Navigation Links
Work Time Predicts Sleep Time
Date:9/3/2007

Commuting to job also determines slumber hours, study says

MONDAY, Sept. 3 (HealthDay News) --The more hours adults work and the more hours they spend commuting to the job, the less time they spend sleeping.

That's the finding of new research that shows the impact of work on slumber.

Adults who sleep four-and-a-half hours or fewer worked an average of 93 minutes more on weekdays and 118 minutes more on weekends than the average sleeper, a University of Pennsylvania research team found. People sleeping 11-and-a-half hours or more worked an average of 143 minutes less on weekdays and 71 minutes less on weekends, they said.

Experts recommend that adults sleep between seven and eight hours a night.

"These cross-sectional results in a nationally representative sample suggest that compensated work time is the most potent determinant of sleep time, in which case work time should be considered an important factor when evaluating the relationship between sleep time and morbidity and mortality," lead researcher Dr. Mathias Basner said in a prepared statement.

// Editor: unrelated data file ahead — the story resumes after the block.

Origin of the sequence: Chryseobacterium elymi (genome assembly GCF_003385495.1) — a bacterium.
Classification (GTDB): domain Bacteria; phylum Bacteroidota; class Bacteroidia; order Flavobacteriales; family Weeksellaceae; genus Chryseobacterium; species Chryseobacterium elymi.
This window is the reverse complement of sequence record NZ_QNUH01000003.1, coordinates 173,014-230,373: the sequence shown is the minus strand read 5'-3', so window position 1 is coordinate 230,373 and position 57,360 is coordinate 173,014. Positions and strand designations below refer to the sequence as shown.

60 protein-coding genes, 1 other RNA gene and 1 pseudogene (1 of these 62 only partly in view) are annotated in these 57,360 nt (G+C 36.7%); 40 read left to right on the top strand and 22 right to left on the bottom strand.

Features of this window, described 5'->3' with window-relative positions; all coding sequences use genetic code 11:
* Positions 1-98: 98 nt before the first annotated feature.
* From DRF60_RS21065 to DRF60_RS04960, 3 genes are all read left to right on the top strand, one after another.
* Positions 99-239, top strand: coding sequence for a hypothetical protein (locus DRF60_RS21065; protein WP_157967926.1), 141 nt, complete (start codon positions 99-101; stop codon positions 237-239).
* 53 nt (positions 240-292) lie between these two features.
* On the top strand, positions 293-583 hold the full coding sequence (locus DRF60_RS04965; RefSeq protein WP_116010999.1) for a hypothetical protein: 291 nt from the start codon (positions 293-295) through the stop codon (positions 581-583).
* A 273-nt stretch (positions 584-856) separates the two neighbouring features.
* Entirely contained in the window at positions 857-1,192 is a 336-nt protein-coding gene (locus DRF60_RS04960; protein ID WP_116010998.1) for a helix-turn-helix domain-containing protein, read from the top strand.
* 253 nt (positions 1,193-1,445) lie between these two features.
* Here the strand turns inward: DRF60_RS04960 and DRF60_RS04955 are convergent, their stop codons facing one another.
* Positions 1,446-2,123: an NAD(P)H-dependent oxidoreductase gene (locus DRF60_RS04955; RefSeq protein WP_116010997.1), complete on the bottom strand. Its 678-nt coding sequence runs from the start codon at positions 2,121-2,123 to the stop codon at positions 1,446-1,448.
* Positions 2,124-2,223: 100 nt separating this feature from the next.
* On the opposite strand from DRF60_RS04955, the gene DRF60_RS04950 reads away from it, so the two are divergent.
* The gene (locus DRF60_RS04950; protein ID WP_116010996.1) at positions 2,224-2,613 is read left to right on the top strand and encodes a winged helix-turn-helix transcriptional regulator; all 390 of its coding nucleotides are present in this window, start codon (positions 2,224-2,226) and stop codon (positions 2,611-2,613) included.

In their study, published in the September issue of Sleep, the researchers gathered data from 47,731 respondents to the American Time Use Survey conducted in 2003, 2004 and 2005. The 15-minute telephone survey asks people how they spent their time between 4 a.m. the previous day and 4 a.m. on the day of the interview, including where they were and who they were with.

Results showed that the more daytime activities a person reported, the less he or she would spend sleeping. Time at work had the strongest effect on hours of sleep, the team reported.

The researchers said that the impact of travel time on sleep was unexpected and required further research to understand how people manage commute and sleep time, as well as other kinds of travel time for errands, socializing, worship and leisure activities.

Short sleep times were also related to time spent socializing, relaxing and participating in leisure activities on the weekends. People who slept less were spending more time in education, household activities and, for people with very little sleep, TV watching.

For most people, the researchers reported that increased TV time correlated with increased sleep time. All other activities decreased in time as sleep time increased.

On weekends, people with less sleep time also spent less time watching TV than average sleepers, while people with long sleep times spent less time socializing, relaxing and participating in leisure activities.

Age also affects sleep time, the researchers said, who noted longer average sleep times at both the older and the younger ends of the age spectrum. People between 45 and 54 years old were most likely to be working more and sleeping less.

More information

To learn more about getting a good night's sleep, visit Insomnia: How to Get a Good Night's Sleep.



-- Madeline Vann



SOURCE: American Academy of Sleep Medicine, news release, Sept. 1, 2007